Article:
FEATURE

Conservationists come out to show support

The 2019 Hauraki Gulf Marine Park Conference

 

FEATURE

The essence of Hauturu captured in newly released book

A newly released book captures the significance of Hauturu Little Barrier Island and the ecological identity of this wonderful natural reserve.

 

FEATURE

Call to action as sediment threatens giant Kokopu

Conservationists are calling for continued action amid the increasing impact sediment is having on giant kokopu, one of Auckland’s rarest whitebait species.

 

FEATURE

Recreational fishing highlighted in survey

A Fisheries New Zealand national survey of recreational fishing has confirmed the ongoing importance of recreational fishing.

NEWS

New partnership to aid rodent control

A partnership between Auckland Council, adhesives company Selleys, and peanut butter producers Nut Brothers is deploying 22,000 rat bait blocks and 160kg of peanut butter. The Talon wax blocks will be used in continuing trapping efforts on the Hauraki Gulf Islands and in remote rural areas as part of the Pest Free Auckland Programme:
According to Brett Butland, Auckland Council’s Pest Free Auckland Director, an unusually high seeding led to a wealth of food for native species. This has also fueled high populations of pests such as rats and stoats. These pests pose a serious threat to native wildlife as predator populations build up during the spring and summer months.
“We want to stay ahead of the game and ensure our predator free islands remain that way.”
“We know that rats prefer organic oils – like the ones contained in peanut butter – and they’re more likely to draw the pests to the bait stations. The rat bait and peanut butter work really well together.”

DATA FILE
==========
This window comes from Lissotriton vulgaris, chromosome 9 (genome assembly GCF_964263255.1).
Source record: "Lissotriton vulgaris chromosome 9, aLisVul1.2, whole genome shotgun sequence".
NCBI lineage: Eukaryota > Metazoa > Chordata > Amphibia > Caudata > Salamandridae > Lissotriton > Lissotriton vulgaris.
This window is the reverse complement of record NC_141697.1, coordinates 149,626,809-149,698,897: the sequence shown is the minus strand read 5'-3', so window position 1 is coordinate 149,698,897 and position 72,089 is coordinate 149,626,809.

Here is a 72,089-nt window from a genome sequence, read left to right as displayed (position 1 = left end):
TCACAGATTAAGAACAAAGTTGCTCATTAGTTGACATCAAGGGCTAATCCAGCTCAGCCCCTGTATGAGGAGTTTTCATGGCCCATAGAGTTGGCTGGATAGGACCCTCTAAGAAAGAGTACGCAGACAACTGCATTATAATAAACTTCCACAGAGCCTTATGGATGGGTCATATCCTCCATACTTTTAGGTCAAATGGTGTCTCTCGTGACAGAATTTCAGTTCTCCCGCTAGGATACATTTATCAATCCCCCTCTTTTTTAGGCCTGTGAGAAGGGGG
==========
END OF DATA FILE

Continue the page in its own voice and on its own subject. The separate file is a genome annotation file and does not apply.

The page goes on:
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Have your say on improving the health of our waterways

The Ministry for the Environment has launched consultations on improving management of New Zealand’s rivers and lakes: “Action for Healthy Waterways: A Discussion Document on National Direction for our Essential Freshwater”.
As the discussion document notes our fresh water is suffering as a result of human activity, primarily from urban development, agriculture, horticulture and forestry. Urgent action is required to stop an already bad situation getting worse. Proposed action includes: better management of stormwater and wastewater no further loss of wetlands and streams tighter controls to prevent sediment loss from earthworks and urban development farmers and growers understanding and managing environmental risks and following good practice new standards and limits on some farming activities in some regions or catchments.
Beyond those proposals the Government is also working on other parts of its plan for freshwater, including allocation of allowances to discharge nutrients, institutional/oversight arrangements for the freshwater management system, and addressing Māori rights and interests in freshwater.
It is important that you have your say on these landmark reforms. Submissions will be accepted until 31 October 2019.

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World Heritage Site status offers protection to native birds

The Government made its intention clear with the announcement to protect a flight path of a species of native birds who frequent the Thames coast before flying to the Arctic.

The announcement, which was made by Prime Minister Jacinda Ardern and Conservation Minister Eugenie Sage, signals that the Yellow Sea is now classified as a World Heritage site.

The Red Knots and Godwits fly from the Firth of Thames to their breeding ground every year which is a 12,000km journey.

Red knots breed in Siberia, while the godwits breed in Alaska. Both the red knots and godwits land at wetlands in China to refuel, before flying on to their breeding sites.